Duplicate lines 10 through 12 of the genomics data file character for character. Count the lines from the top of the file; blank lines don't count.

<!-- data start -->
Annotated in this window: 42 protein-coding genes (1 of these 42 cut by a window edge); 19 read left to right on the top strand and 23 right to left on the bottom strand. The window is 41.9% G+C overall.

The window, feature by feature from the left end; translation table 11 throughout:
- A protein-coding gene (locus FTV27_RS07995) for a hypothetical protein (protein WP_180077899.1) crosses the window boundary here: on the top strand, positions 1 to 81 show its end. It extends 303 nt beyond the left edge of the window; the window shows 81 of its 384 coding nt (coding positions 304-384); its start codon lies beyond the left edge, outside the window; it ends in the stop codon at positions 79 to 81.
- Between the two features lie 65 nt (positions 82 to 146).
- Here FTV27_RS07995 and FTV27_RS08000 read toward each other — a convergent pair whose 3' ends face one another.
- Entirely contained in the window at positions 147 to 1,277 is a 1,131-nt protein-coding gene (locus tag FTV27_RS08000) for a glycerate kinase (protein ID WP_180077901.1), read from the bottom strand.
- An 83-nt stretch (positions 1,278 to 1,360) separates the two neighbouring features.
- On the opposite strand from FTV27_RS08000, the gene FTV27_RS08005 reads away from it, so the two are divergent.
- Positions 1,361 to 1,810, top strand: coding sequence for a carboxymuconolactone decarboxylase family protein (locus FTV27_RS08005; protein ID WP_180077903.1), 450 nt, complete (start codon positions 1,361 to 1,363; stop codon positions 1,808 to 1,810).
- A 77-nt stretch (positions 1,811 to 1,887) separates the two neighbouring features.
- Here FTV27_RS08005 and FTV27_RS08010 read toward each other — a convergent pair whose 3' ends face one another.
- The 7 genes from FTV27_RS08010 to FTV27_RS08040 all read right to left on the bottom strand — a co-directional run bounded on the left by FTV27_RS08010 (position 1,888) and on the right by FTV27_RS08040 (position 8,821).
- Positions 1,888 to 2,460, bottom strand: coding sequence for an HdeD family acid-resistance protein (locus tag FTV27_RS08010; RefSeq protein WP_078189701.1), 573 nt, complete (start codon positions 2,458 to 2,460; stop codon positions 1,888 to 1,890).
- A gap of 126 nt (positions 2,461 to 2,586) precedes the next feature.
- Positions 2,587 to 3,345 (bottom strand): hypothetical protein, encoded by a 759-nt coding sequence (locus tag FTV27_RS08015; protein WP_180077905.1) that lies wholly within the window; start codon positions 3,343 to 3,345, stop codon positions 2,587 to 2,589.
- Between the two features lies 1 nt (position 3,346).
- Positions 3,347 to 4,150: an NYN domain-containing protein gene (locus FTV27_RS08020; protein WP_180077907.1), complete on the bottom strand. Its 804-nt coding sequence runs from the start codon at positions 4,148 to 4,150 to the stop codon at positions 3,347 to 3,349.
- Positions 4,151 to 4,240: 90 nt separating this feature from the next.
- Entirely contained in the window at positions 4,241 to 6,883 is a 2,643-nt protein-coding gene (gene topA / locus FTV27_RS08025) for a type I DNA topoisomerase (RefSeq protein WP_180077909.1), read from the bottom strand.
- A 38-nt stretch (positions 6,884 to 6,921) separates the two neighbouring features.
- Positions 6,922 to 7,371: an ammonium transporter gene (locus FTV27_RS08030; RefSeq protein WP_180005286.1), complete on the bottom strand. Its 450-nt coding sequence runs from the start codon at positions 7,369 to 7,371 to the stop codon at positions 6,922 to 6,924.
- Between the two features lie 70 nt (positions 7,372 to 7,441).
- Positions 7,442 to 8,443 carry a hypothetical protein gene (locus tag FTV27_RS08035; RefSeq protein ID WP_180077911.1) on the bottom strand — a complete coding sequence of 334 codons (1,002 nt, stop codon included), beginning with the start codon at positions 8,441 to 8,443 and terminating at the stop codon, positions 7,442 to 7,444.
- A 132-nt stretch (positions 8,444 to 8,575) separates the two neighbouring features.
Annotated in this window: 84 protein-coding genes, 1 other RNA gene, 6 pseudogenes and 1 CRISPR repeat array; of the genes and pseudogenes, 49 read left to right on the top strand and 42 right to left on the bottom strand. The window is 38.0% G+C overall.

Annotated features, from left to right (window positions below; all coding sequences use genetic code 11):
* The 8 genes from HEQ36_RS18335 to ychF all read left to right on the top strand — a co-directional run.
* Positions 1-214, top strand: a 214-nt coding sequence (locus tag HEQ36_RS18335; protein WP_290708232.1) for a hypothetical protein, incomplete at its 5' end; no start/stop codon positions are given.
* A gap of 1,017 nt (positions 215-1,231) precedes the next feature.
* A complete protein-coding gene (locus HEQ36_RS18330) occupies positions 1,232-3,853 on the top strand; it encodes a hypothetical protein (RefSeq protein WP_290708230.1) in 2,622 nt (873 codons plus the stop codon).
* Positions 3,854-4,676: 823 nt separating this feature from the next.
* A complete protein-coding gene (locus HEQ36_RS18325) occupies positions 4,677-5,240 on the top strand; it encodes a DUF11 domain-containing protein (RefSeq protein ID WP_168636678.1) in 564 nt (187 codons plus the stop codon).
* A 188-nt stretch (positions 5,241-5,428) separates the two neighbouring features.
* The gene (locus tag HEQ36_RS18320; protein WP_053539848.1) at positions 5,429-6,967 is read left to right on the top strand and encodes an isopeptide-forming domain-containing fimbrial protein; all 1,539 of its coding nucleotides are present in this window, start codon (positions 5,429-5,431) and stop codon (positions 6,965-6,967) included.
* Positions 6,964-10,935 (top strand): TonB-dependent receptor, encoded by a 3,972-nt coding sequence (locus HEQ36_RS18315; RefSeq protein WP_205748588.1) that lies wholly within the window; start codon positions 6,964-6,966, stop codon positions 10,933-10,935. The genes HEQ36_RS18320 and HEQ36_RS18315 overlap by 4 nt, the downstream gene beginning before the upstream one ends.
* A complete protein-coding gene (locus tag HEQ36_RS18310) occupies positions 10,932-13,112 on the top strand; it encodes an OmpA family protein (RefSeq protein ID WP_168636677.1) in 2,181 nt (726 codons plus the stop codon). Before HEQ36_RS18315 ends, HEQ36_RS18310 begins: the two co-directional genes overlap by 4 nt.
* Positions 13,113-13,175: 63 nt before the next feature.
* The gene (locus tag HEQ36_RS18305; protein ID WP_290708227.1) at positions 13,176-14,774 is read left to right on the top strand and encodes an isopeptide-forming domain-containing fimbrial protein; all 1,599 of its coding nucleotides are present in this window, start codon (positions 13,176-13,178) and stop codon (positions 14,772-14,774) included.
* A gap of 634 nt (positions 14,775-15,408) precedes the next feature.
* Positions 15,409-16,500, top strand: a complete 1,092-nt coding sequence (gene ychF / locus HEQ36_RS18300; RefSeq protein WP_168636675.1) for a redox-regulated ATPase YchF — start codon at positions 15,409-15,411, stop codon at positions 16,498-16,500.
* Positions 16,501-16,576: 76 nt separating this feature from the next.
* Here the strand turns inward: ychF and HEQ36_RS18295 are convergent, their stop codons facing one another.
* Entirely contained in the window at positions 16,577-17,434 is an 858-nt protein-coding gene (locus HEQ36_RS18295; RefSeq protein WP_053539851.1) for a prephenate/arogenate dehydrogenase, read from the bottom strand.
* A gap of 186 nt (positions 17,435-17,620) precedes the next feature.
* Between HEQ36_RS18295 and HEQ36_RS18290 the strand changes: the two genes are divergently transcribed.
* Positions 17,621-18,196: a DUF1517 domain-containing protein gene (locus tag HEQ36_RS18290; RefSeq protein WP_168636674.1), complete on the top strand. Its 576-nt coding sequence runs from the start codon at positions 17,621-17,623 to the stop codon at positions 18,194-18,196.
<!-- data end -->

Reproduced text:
- A 77-nt stretch (positions 1,811 to 1,887) separates the two neighbouring features.
- Here FTV27_RS08005 and FTV27_RS08010 read toward each other — a convergent pair whose 3' ends face one another.
- The 7 genes from FTV27_RS08010 to FTV27_RS08040 all read right to left on the bottom strand — a co-directional run bounded on the left by FTV27_RS08010 (position 1,888) and on the right by FTV27_RS08040 (position 8,821).